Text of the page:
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Cal men's basketball hopes to play spoiler against No. 5 Arizona

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Sports Editor

MARCH 05, 2015

With a disappointing season coming to an end, there isn’t all that much for the Cal men’s basketball team (17-12, 7-9 Pac-12) to prove. But on Thursday night at McKale Center, the Bears have the chance to play spoiler to No. 5 Arizona’s hopes of winning its second consecutive outright Pac-12 regular season title.

And Cal wants to.

“They’re a really good team — that would definitely be a huge win for us,” said junior point guard Tyrone Wallace. “I feel like we can play with those guys, so I don’t think it’s anything that’s impossible. … At the end of the day, the chips fall with they do.”

The Wildcats have been phenomenal at home this season, owning the nation’s longest home winning streak — 36 games — and holding the Pac-12 best home winning percentage, 92.9 percent, spanning more than the last four seasons. But Cal was actually the last team to beat Arizona at home, on Feb. 10, 2013, when the Bears eked out a 77-69 victory. Only two current Cal players — senior David Kravish and Wallace — played on that game.

The Bears also will have a tough time of it because the Wildcats are better in just about every statistical category. Arizona scores an average of about nine points per game more than Cal does, and the Wildcats allow about eight fewer points per game than the Bears’ defense does. Across the board, Cal really only comes out on top with more blocks per game — due in large part to Kravish, the all-time program leader in blocks— its three-point field goal percentage and fouls per game.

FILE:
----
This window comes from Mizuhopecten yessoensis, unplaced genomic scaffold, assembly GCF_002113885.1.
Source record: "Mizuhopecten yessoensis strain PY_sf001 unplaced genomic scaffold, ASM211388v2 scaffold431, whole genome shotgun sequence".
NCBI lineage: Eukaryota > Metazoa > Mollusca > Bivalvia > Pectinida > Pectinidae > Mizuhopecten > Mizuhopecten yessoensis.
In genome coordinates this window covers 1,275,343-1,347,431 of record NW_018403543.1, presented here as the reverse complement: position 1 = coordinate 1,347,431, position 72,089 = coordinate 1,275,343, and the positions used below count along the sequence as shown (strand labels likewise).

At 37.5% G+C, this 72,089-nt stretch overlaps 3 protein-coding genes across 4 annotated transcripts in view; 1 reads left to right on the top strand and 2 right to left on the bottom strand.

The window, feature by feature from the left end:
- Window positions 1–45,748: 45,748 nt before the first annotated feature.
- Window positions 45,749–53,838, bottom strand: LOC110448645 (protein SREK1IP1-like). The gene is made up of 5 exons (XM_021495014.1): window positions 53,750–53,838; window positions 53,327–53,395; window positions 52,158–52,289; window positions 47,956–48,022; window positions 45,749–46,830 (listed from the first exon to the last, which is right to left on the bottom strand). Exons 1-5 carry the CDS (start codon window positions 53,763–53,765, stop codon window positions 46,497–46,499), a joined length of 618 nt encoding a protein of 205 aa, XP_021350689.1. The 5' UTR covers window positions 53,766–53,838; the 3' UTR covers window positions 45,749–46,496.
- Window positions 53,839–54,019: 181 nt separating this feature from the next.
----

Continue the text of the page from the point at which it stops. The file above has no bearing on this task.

Arizona’s likely starting five — sophomore forward Rondae Hollis-Jefferson, junior forward Brandon Ashley, junior center Kaleb Tarczewski, senior guard T.J. McConnell and freshman forward Kaleb Johnson — is an intimidating one, and the Bears will have their work cut out for them. Johnson leads the team with an average of 14.1 points per game, and Ashley and Hollis-Jefferson are close behind with 11.2 and 11.1 points per game, respectively.

McConnell has established himself as one of the best point guards in the game, with a team-leading 173 assists. His average of six assists per game puts him 14th in the national ranks, and he is in the Pac-12’s top three in assists per game and steals per game.

For the Bears, Wallace’s play will be key. When asked if he’s looking forward to play against McConnell, Wallace said, “Sure,” then added that he is more just looking forward to playing against the Wildcats and the challenge this opportunity presents.

“We don’t really change our game plan that much. We’ll adjust,” Wallace said of facing Arizona’s lineup. ‘We’re focused on what we do as a team.”

Wallace leads the Bears with 17 points per game, and in his first season as Cal’s point guard, he has 3.8 assists per game and 38 steals. Sophomore guard Jordan Mathews trails Wallace in points per game with 14.2 and has a team-high free-throw percentage on a team that has been struggling lately from the charity stripe.

But perhaps one of the bigger keys for the Bears will be the play of sophomore guard Jabari Bird, who was a few games back from an injury the last time the two teams met. Head coach Cuonzo Martin thinks Bird is playing the best he’s playing all year — playing more aggressively, being quicker with his movements and putting the ball on the floor.

“He’s more active and playing with a higher level of confidence,” Martin said.

Martin thinks the team started playing better after the 73-50 loss the Bears suffered at the hands of the Wildcats on Jan. 24 and is ready to put out his lineup to see what it can do.

“Our goal is to win the game,” Martin said. “Right now, we’ve got to get prepared to do that.”

Shannon Carroll covers men’s basketball. Contact her at [email protected]. Follow her on Twitter @scarroll43.

MARCH 05, 2015

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